• According to FEWS NET/FSNAU market monitoring data, maize prices in the south were 20 percent higher in March than the five-year average due to the poor deyr harvests and the lasting impacts of the deyr floods, including damaged road infrastructure and disruptions to marketing activities, especially in the Shabelle and Juba regions. High maize prices are suppressing household purchasing power, limiting financial access to food. In March, a day’s labor purchased around 7 to 8 kilograms of maize, 10 to 12 percent less than the five-year average. In central and northern regions, maize and sorghum prices were stable but above average due to limited supply from the south, poor 2023 karan production in the northwest, and reduced imports from Ethiopia due to conflict-related supply route disruptions. In the northwest, sorghum prices are 22 to 63 percent higher in March than last year and the five-year average. However, in areas of the sorghum belt unaffected by floods (parts of Bay, Bakool, Gedo, Hiiraan, and Lower Shabelle regions), average to above-average off-season deyr sorghum harvests in March supported improved household access to food and income, decreasing household market dependence and sorghum prices.
    • In the south and central regions, insurgents increased the use of improvised explosive devices (IEDs) in urban settlements and on trade routes connecting rural markets to regional capitals in the last month, limiting access to food and income for households in the worst-affected areas. This escalation has disrupted gu season cultivation activities, trade, and population movement, and led to significant loss of life and property. According to the Armed Conflict Location and Events Data (ACLED) Conflict Situation Update for March 23 to April 19, 2024, the number of political violence incidents (205 incidents) was stable compared to the previous month, however, the incidents during this period resulted in nearly 15 percent more fatalities (539 fatalities). This coincides with a decrease in government counter-insurgency operations, increasing the risk of the militants reclaiming previously lost territories and increasing the risk of civilian targeting. In the worst-affected areas of central Somalia, Hiiraan, and Shabelle regions, the spreading insecurity has prevented some farmers from accessing farmland, as well as limited market supply in some areas where poor households are increasingly purchase-reliant for food as deyr harvests begin to exhaust.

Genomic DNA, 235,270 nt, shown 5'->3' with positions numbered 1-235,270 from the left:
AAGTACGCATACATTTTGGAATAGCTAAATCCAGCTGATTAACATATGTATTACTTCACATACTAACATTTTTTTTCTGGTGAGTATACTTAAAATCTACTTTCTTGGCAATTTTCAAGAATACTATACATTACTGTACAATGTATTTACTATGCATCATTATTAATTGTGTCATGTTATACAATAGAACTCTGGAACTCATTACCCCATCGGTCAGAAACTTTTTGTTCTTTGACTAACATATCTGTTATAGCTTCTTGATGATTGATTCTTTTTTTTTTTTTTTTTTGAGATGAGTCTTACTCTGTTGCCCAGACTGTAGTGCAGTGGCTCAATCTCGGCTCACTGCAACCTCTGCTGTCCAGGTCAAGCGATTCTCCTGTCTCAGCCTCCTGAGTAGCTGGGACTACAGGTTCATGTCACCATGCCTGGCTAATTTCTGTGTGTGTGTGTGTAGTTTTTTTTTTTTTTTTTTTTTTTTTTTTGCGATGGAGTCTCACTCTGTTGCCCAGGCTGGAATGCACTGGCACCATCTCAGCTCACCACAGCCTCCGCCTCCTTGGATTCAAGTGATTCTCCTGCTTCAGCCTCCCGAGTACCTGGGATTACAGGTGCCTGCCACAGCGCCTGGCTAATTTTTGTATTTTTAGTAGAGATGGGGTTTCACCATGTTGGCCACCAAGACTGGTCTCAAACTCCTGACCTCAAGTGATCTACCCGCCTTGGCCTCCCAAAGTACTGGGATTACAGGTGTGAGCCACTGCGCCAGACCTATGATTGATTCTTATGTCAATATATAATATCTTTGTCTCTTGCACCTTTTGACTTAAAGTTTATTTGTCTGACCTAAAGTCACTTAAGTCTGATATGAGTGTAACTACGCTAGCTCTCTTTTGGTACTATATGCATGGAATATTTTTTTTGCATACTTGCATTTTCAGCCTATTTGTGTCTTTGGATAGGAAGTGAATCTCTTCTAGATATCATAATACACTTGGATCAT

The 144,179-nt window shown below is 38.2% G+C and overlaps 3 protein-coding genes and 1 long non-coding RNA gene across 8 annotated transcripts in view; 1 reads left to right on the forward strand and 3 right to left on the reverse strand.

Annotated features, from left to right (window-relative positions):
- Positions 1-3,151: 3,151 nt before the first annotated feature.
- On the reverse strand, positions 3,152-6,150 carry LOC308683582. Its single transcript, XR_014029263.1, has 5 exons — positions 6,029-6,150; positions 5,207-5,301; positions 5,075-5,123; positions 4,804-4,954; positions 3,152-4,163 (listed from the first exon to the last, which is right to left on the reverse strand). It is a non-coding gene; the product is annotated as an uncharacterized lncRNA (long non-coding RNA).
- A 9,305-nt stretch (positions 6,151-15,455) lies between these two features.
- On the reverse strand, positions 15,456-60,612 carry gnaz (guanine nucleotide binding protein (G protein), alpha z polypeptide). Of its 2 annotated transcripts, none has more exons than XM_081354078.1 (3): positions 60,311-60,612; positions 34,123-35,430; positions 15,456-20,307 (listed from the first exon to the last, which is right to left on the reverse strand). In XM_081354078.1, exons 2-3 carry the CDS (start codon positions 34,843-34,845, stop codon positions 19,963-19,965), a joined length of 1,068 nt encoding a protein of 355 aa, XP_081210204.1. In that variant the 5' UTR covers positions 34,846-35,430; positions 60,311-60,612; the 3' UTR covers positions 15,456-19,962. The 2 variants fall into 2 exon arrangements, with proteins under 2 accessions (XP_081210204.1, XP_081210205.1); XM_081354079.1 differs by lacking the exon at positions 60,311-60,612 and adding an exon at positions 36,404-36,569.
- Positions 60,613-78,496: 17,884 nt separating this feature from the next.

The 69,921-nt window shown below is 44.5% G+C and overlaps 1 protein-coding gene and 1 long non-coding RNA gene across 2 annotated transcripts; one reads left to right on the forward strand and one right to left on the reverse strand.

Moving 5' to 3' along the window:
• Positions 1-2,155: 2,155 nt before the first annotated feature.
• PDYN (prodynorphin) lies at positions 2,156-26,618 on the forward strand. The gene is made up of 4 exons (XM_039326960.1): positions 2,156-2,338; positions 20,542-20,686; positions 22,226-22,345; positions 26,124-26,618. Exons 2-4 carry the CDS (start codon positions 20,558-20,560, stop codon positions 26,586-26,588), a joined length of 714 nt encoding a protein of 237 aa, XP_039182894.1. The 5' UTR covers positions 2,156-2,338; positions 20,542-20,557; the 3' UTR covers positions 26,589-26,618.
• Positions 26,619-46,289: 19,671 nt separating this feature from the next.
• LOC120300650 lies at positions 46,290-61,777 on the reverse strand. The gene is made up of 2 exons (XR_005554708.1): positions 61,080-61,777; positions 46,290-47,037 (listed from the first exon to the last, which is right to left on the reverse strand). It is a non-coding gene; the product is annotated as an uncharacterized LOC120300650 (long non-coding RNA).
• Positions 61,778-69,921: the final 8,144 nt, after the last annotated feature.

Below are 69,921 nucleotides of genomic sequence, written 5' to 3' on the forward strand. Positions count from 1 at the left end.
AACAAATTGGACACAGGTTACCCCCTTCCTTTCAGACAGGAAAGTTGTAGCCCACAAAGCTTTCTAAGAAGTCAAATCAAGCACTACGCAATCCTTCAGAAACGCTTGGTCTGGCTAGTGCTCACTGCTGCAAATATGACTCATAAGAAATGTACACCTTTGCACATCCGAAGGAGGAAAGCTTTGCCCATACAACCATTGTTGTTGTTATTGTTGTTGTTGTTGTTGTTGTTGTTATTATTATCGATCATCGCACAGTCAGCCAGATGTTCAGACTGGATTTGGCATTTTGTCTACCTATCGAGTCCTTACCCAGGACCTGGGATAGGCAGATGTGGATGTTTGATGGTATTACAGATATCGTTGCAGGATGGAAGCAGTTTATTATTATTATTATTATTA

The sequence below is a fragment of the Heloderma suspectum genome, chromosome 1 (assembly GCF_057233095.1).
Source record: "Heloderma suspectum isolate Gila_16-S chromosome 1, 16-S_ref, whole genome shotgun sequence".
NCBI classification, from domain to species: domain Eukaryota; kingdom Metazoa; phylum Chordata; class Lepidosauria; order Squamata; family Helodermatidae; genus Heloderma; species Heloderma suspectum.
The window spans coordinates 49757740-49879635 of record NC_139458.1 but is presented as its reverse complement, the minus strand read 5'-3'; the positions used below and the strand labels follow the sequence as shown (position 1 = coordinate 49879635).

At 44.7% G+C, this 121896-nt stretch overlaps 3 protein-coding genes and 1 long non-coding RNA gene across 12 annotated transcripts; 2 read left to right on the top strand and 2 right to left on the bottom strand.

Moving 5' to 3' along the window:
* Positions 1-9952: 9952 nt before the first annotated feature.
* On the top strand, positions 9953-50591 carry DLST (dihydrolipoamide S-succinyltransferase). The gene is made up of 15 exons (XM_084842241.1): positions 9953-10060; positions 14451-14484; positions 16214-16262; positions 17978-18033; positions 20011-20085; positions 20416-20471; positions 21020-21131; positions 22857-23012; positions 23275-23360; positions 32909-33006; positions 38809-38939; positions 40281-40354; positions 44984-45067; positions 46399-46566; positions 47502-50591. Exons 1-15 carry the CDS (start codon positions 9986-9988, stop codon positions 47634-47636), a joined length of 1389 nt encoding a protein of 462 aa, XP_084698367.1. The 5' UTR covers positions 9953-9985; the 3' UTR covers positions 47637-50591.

• IDPs in southern and central regions and Laascaanod (Sool Region) continue to have limited access to income from agricultural and other unskilled labor opportunities due to high competition for limited income-generating opportunities. Local and imported food prices remain above average, resulting in poor households having limited purchasing capacity and minimal financial access to food. However, IDP households have depleted coping capacity and minimal assets, resulting in high reliance on humanitarian assistance. In Baydhaba, Xudur, Gaalkacyo, and Laascaanood IDP settlements, limited access to income amid reduced or insufficient humanitarian food assistance continues to drive Emergency (IPC Phase 4) outcomes through at least May 2024.

    Recommended citation: FEWS NET. Somalia Key Message Update April 2024: Flooding disrupts gu crop production; delayed harvests anticipated in the south, 2024.

    This Key Message Update provides a high-level analysis of current acute food insecurity conditions and any changes to FEWS NET's latest projection of acute food insecurity outcomes in the specified geography. Learn more here.

    Get the latest food security updates in your inbox Sign up for emails

    The information provided on this Website is not official U.S. Government information and does not represent the views or positions of the U.S. Agency for International Development or the U.S. Government.

    Jump back to top